The city of Springfield will invest an estimated $2.5 million into affordable housing and neighborhood infrastructure in fiscal year 2023-2024.
The annual action plan for the city includes dedicating major investment through the federal funded Community Development Block Grant Program, Emergency Solutions Grant Program and Home Program.
Springfield Development Director Shannon Meadows outlined the plan for Springfield City Commissioners at their meeting Tuesday, indicating how federal funding will be invested.
“The action plan lays out how the community will invest entitlement dollars in low and moderate income areas and for low and moderate income individuals throughout the community,” Meadows said. “The theme this year is infrastructure and housing. We will be proposing to invest in public facilities and public infrastructure.”
The plan prioritizes preservation of affordable housing stock, increasing the availability of affordable housing, reducing discriminatory barriers and increasing the supply of supportive housing for those with special needs, as well as transitioning the homeless population into housing.
The plan includes reinvestment in deteriorating neighborhoods, establishing additional permanent emergency housing and expanding home ownership opportunities.
Meadows said she anticipates the addition of more than 200 new housing units as a result of the plan, including multi-family and duplex options as well as moderate income housing options. The city will assist nonprofit and for-profit developers with the rehabilitation or new construction of rental units for low-income residents.
The commission agenda included multiple specific projects included in the plan, with commissioners voting to approve all.
Springfield’s Deputy Director of Community Development Steve Thompson also detailed plans to work with RLH Partners Inc. for development of land bank-acquired property at 541 Fair St. that will be part of the development plan.
“The intent here is to develop Mulberry Springs, a multi-family permanent supportive housing complex. At this point the developer is looking at constructing a 30-unit, three story building.” Thompson said. “We’ve worked with neighbors along Fair Street to make sure the housing works and fits in with the neighborhood.”
The Mulberry Springs complex is part of the continuing effort to address homelessness in the community. Meadows indicated it will be similar to the concept of Mulberry Terrace, which is operated by Sheltered Inc., providing supportive services and permanent housing.
Sheltered Inc. Executive Director Elaina Bradley said during a Homelessness Task Force meeting that her organization is doing the best it can to help in the Mulberry Springs project, which was delayed for some time to await state funding.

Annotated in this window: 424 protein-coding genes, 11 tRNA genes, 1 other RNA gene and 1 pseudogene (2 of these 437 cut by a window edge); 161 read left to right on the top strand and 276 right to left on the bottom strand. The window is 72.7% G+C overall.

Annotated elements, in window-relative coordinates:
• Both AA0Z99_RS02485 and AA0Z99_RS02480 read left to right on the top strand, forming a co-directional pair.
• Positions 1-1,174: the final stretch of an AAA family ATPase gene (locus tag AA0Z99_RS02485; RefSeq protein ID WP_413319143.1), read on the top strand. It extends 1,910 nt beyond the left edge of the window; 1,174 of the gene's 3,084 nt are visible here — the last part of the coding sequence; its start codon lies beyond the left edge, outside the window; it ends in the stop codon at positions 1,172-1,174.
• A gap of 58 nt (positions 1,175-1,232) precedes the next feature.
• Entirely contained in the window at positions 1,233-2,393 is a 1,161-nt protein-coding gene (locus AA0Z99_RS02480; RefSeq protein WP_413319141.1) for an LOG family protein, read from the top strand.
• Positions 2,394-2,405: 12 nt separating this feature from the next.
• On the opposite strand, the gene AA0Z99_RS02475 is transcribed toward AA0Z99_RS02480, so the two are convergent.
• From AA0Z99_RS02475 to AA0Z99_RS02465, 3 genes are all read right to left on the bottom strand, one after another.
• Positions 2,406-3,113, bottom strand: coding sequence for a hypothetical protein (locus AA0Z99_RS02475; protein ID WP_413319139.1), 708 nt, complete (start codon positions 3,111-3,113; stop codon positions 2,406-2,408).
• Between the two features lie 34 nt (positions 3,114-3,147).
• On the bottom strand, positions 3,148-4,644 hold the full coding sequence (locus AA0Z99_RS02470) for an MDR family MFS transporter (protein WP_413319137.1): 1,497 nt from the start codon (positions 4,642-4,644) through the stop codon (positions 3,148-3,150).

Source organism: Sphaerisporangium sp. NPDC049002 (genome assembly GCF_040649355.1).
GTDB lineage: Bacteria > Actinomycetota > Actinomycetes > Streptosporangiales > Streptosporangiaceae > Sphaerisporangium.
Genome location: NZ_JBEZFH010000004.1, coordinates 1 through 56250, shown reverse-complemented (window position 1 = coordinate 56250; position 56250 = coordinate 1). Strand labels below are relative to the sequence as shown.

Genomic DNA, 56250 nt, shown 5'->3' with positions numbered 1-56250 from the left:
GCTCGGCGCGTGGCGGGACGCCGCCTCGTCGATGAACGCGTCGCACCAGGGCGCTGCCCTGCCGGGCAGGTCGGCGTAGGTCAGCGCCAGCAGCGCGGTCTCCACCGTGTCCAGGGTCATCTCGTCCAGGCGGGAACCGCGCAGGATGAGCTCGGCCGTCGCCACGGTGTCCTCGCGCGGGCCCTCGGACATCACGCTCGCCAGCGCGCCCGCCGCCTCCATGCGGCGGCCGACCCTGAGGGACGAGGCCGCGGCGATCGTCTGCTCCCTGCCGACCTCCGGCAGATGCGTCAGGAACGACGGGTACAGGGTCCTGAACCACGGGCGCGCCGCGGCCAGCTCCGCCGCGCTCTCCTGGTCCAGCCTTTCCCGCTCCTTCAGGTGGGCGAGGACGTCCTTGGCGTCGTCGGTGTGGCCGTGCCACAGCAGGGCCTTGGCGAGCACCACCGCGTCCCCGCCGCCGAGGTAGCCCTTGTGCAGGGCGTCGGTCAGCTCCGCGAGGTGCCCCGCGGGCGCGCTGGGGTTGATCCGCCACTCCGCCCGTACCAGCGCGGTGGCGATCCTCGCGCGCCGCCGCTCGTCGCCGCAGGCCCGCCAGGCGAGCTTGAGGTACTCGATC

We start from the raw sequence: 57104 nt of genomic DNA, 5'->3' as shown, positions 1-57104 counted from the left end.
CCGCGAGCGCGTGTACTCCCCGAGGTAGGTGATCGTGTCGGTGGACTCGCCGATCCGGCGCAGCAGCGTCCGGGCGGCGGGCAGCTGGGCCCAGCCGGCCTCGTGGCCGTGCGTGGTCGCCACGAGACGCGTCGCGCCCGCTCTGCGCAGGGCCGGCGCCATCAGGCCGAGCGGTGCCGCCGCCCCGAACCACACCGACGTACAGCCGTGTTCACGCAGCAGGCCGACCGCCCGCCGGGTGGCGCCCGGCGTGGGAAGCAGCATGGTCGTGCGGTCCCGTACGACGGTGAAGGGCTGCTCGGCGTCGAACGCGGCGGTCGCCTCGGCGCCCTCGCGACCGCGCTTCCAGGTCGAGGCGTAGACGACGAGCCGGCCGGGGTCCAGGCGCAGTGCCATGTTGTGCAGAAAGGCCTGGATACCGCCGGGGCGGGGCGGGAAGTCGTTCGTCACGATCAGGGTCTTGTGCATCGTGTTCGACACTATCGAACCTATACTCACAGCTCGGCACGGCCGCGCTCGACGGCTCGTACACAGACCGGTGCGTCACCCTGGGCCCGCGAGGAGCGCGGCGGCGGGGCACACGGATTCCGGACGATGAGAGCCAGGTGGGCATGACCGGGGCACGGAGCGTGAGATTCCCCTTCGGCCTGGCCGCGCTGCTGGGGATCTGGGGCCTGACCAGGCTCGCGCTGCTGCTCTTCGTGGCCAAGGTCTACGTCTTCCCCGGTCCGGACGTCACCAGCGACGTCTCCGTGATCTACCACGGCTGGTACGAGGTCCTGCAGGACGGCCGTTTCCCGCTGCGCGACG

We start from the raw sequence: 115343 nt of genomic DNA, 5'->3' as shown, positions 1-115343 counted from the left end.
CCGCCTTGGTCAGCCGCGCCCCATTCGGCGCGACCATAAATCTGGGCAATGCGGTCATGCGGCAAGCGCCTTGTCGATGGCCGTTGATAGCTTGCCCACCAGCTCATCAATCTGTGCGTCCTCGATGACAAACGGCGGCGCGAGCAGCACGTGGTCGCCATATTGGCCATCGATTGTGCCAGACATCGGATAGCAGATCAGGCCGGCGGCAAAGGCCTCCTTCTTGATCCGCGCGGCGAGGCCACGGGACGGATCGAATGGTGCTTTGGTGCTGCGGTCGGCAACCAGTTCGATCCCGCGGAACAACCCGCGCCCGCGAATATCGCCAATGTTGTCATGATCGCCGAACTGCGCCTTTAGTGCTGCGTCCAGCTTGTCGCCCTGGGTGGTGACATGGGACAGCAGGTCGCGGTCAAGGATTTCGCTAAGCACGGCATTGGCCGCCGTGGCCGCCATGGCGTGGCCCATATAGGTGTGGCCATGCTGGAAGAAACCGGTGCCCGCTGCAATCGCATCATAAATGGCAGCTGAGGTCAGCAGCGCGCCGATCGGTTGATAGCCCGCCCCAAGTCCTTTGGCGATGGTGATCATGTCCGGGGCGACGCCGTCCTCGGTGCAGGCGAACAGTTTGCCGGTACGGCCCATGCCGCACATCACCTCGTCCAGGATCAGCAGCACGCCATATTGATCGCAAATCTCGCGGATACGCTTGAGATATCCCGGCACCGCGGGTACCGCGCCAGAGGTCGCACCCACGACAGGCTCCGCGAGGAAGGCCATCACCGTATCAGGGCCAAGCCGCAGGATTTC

Tina Koumoutsos, housing coordinator at the Clark County Combined Health District, said during the Homelessness Task Force meeting that projects such as these take time, particularly when a building must close to allow construction to begin.
The plan also calls for the Springfield/Clark County Housing Collaborative and Homelessness Task Force to oversee a continuum of care concept that pursues homelessness prevention and enables homeless clients to access emergency shelter and transitional/permanent housing assistance.
Thompson said during the commission meeting the city will work with RLH Partners on development of two other properties on Southern Avenue to be developed as duplex housing.
“All of this is intended to create more affordable housing in that area,” Thompson said.
In order to prevent homelessness, the plan notes that it is especially important to protect vulnerable residents, particularly renters, by holding properties to a basic level of habitability. It calls for ensuring code enforcement while also offering tools that help landlords and homeowners bring properties to code.
Mike Calabrese, OIC of Clark County executive director, said during the task force meeting that the nonprofit received $2 million in funds to address homelessness, but has been “burning through it” quicker than expected.
“The first round of money was supposed to go through November ‘25; we’re projected to have it totally exhausted somewhere around February ‘24,” Calabrese said.
Calabrese said OIC has received an additional $2.5 million from the state, but the nonprofit is paying large sums to house people in hotels and help with rent expenses with landlords increasing rates and evicting people who then ask for more rental assistance.
“They learned the game quicker than we can read the rules,” Calabrese said.
Meadows also said at the commission meeting that the plan includes targeted infrastructure expenditures as part of the Engaged Neighborhood effort, which will designate federal funding with an eye toward enhancing community amenities as well.
“We have already authorized over $1.1 million of park investment,” Meadows said. “That will include investment of $9000,000 this year alone in Davey Moore Park. We’re also looking to bring forth an additional $500,000 for park investment, including small-scale community centers and open space enhancements.”